Financial Management

Military Interdepartmental Purchase Request (MIPR)

The Military Interdepartmental Purchase Request (MIPR) is a method for transferring funds from one military organization to another to procure services, supplies, or equipment for the required service. A MIPR is processed on DD Form 448 and may be accepted on a direct citation or reimbursable basis and is defined in the Federal Acquisition Regulation (FAR) 253.208-2. The MIPR (DD Form 448) may be accepted on a direct citation or reimbursable basis.

Definition: A Military Interdepartmental Purchase Request (MIPR) allows military agencies the ability to obligate funds from a finance and accounting office to federal agencies to purchase products and/or services.

DD Form 448: Military Interdepartmental Purchase Request (MIPR)

Guide: Air Force Military Interdepartmental Purchase Request (MIPR) – 2007

Military Interdepartmental Purchase Request (MIPR) Direct Method

Since the requesting entity’s line of accounting will be directly referenced on the performing business’s contract, when the “direct cite” approach is employed, the requesting entity will be in charge of all accounting functions. Once the performing entity awards an initial contract or completes a contract modification step, “direct cite” MIPR funds become obligated.

Military Interdepartmental Purchase Request (MIPR) Reimbursable Method

The asking entity’s line of accounting will not be cited or referenced on the performing entity’s contract when the “reimbursable” approach is employed. Instead, the performing entity will handle the asking entity’s funds internally. “Reimbursable” MIPR payments are considered obligated for obligation purposes when the requesting entity’s accounting team processes the MIPR through the entity’s financial management system and the performing entity approves the requesting entity’s MIPR request (via DD Form 448-2). Only after the performing entity has finished taking reimbursement actions against the MIPR money and the requesting entity’s financial management system has properly processed the transaction or transactions will the requesting entity be able to view official financial transactions.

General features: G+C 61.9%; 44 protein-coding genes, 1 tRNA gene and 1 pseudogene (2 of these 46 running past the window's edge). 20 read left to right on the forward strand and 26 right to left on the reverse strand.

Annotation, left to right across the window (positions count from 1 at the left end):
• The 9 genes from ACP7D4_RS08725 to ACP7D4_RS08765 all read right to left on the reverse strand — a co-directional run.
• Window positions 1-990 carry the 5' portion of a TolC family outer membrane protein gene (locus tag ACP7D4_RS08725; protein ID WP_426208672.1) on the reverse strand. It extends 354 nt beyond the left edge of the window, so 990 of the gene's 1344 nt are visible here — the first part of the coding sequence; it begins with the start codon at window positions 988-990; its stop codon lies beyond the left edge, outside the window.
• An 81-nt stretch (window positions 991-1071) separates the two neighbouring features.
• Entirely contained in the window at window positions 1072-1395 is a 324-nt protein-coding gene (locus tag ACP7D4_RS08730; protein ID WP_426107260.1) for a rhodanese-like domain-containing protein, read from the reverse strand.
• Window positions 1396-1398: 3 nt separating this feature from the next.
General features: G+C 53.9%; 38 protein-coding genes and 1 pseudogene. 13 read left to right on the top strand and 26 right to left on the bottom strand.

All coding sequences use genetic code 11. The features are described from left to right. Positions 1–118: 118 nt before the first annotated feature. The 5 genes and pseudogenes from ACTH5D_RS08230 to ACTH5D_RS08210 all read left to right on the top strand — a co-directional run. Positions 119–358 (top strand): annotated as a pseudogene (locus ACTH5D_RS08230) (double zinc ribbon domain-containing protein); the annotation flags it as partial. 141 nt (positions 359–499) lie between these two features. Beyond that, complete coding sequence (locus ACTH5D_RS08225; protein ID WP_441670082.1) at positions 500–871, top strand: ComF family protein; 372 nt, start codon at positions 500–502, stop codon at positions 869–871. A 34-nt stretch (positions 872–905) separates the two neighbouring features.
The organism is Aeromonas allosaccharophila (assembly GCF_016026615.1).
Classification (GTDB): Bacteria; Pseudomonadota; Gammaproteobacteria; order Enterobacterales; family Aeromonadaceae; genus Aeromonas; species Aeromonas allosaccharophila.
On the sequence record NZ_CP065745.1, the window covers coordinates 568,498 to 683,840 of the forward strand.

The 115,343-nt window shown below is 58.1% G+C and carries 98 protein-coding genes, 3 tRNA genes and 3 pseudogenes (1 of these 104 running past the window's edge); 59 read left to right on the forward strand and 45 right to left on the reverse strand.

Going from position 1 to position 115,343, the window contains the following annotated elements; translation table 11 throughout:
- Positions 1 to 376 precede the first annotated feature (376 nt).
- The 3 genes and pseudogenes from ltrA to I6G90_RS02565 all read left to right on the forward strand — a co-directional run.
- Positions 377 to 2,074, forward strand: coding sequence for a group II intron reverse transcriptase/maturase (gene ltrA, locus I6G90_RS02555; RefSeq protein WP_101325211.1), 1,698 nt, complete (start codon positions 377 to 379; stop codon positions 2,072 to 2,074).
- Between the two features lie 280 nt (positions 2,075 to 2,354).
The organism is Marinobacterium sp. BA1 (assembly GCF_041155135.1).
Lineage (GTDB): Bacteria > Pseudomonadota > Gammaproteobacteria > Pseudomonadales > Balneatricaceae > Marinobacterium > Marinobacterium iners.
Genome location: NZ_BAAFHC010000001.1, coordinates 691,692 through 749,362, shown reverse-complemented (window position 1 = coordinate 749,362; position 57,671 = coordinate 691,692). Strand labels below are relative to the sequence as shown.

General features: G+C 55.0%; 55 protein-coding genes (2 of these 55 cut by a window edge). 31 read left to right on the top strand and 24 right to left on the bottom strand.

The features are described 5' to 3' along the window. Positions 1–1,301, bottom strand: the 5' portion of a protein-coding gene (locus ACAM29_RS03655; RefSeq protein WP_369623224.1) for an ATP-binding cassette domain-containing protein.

Top 10 Common Military Interdepartmental Purchase Request (MIPR) Errors

Incorrect MIPRs significantly impact the ability to get funding on contracts quickly. The following are the en (10) most commonly noted errors:

  1. There is NO indication of whether the MIPR should be accepted CAT I (Reimbursable) or CAT II (Direct Cite).
  2. There are NO itemized dollar amounts (breakout) for the TAT and Customer Shared Direct Cost.
  3. An INCORRECT TAT number or NO TAT number is present on the MIPR.
  4. The MIPR has NO BPN/DoDAAC/DUNS number present.
  5. The MIPR does not state the contract number.
  6. The Requesting Activity’s line of accounting (LOA) is INCORRECT or INCOMPLETE.
  7. No Financial or Technical POC information is present on MIPR.
  8. MIPR is not legible.
  9. Grand Total for the MIPR series is incorrect.
  10. MIPR is not signed, dated, or addressed to DTIC.

Best Practices for Military Interdepartmental Purchase Request (MIPR)

  • DoD entities must make sure that sufficient paperwork is kept up to date and readily available following each MIPR’s specifics when using them to carry out financial transactions.
  • The requirements under MIPR must be funded by funds available to DoD entities; furthermore, the requirements under MIPR must serve the interests of the US Government; the performing entity must be able to provide the requirements of the requesting entity or obtain them through contract; and the requirements cannot be obtained as conveniently or economically by a commercial enterprise.
  • MIPRs must provide cost estimates and information supporting the requirements (materials, supplies, or services), just like typical contractual actions do. The DoD’s capacity to attain an audit readiness level and its accountability for resources have come under intense criticism. Issues with financial improvement and audit preparedness standards will persist for the Department of Defense (DoD) if important supporting documentation are not kept up to date or easily accessible.
  • When MIPRs are carried out, staff from the requesting and executing entities must collaborate closely. The two entities will specifically monitor financial activity to make sure that: a) the effort is proceeding according to plan; b) the financial transactions reported by the performing entity are matching up with the financial system of the requesting entity; and c) there is sufficient funding available to fulfill the requirement (more funding will be provided if necessary or excess funding will be returned).

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Updated: 12/20/2023

Rank: G1

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